"They just don't make 'em like him anymore," said Tom Moffatt, veteran show producer and radio personality and a long-time friend of McVay.
McVay was as much of a celebrity as some of his clients and he also had several aliases — Knuckles McVay, when he manned the keyboards in St. Patrick's Day celebrations at the old Columbia Inn on Kapi'olani Boulevard, and the Baron of Waikiki, when he briefly operated a lounge bearing that pseudonym at the Reef Hotel.
He was an old-school publicity wizard, who put a buzz on any activity he engineered. His heyday was the Hawai'i of the1960s and '70s, when he operated the old Duke Kahanamoku's nightclub where folks lined up to applaud and cheer an upstart young Hawaiian talent named Don Ho, backed by The Aliis, amid a celebrity clientele hoisting mai tai glasses emblazoned with "Suck 'em Up," which became collector's items and take-home souvenirs.
McVay was the master of hyperbole and a genius at promotion in a time when entertainment ruled along the Kalakaua Avenue strip. He dubbed the Beamers as "Hawai'i's Youngest Legends" and tagged Bumatai as "Hawai'i's First Stand-Up Comic."
Although he often quarreled with his clients, he succeeded in putting them on the map. He became obsolete when showrooms started to close, but he downsized accordingly, seeking refuge with smaller acts performing in lounges.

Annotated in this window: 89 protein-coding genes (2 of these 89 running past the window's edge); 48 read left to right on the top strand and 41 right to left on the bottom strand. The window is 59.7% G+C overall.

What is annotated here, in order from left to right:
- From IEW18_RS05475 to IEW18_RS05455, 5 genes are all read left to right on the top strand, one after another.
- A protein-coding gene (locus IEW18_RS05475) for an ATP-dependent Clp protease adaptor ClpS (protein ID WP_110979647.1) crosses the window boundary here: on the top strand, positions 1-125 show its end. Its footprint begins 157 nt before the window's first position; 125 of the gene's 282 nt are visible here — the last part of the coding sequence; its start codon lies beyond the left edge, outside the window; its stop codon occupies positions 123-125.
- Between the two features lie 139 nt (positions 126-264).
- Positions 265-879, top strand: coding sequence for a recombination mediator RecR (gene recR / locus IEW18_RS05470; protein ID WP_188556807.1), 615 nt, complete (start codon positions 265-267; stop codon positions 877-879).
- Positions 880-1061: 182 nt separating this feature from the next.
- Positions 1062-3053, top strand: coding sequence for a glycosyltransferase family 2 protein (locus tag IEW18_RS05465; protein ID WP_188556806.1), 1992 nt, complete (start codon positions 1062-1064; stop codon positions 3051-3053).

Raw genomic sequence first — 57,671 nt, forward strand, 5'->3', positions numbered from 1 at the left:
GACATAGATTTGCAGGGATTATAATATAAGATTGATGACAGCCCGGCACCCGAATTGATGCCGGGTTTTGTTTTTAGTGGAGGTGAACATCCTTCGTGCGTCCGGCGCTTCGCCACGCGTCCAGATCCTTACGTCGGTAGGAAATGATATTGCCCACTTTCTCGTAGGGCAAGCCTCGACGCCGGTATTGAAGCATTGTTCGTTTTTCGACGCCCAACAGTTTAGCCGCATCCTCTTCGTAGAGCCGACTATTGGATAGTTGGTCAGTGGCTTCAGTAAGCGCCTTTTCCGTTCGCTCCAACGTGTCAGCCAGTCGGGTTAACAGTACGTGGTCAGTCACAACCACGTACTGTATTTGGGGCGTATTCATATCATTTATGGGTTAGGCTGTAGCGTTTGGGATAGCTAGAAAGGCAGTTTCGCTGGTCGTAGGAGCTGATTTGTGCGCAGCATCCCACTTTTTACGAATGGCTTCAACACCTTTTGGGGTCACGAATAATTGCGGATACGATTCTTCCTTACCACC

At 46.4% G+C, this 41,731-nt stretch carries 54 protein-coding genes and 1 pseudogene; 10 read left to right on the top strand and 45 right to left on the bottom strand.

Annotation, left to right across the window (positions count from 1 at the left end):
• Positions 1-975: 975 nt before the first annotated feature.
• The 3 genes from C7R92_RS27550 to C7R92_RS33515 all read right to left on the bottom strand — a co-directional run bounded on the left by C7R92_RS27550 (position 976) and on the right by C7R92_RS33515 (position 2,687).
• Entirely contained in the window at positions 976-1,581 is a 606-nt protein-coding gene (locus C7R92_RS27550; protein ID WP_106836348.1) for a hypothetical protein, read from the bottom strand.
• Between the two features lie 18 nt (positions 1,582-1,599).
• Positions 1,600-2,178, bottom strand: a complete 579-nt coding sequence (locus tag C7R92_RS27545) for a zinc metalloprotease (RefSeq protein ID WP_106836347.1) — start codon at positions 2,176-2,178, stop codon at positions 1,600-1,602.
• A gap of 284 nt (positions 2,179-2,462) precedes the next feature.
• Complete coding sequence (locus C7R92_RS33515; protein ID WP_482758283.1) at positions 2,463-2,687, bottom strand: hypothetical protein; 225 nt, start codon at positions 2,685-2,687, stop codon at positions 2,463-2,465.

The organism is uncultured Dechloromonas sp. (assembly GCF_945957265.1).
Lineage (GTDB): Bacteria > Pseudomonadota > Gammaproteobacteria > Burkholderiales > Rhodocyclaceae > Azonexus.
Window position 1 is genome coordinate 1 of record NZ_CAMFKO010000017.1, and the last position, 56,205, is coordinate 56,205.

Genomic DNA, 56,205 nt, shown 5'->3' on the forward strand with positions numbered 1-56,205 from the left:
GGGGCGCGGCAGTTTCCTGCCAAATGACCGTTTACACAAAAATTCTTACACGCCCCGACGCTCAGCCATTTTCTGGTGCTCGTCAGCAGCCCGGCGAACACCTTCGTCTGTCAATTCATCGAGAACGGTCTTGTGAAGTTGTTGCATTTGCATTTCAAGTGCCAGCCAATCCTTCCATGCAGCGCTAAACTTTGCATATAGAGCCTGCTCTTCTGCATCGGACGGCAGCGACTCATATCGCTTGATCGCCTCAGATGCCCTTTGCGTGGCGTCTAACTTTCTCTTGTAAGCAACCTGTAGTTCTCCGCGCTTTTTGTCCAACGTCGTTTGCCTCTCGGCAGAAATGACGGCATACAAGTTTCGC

McVay had a keen eye and a sharp ear for discovering talent. Early in his management career, he plucked then-Punahou School student Robin Luke, who had written and recorded a song about his little sister, entitled "Susie Darlin'," and got local deejays and TV stations to air the song and expose the tune. Result: "Susie Darlin'" became a Top 10 hit nationally and gave Luke — and Hawai'i — 15 minutes of fame.
He was born in Washington, D.C., and was the son of the late Kinau Wilder, a grand dame of Island theater and a prominent figure in Island society, and the controversial Capt. Charles Butler McVay III, who was the commanding officer in 1945 when the USS Indianapolis was struck by a Japanese torpedo, causing the ship to sink about 600 miles southwest of Guam after ferrying an atomic bomb to the Pacific island of Tinian. Only 316 of the Indy's crew of 1,196 survived in shark-infested waters and Capt. McVay was found guilty of negligence, ultimately committing suicide.
Kimo McVay's life-long efforts to clear the name of his father finally happened last year, when the commander was cleared of guilt through congressional action, 55 years after the incident.
"It doesn't really change history, but it certainly will let the world know that my father was innocent and will give some comfort to the survivors themselves," McVay said after the exoneration.
For his unflagging dedication and contributions to show business, McVay in 1999 earned a Lifetime Achievement Na Hoku Hanohano Award from the Hawai'i Academy of Recording Arts. Though not a recording artist or active musician, his contributions in talent management, publicity, promotion and bookings were recognized.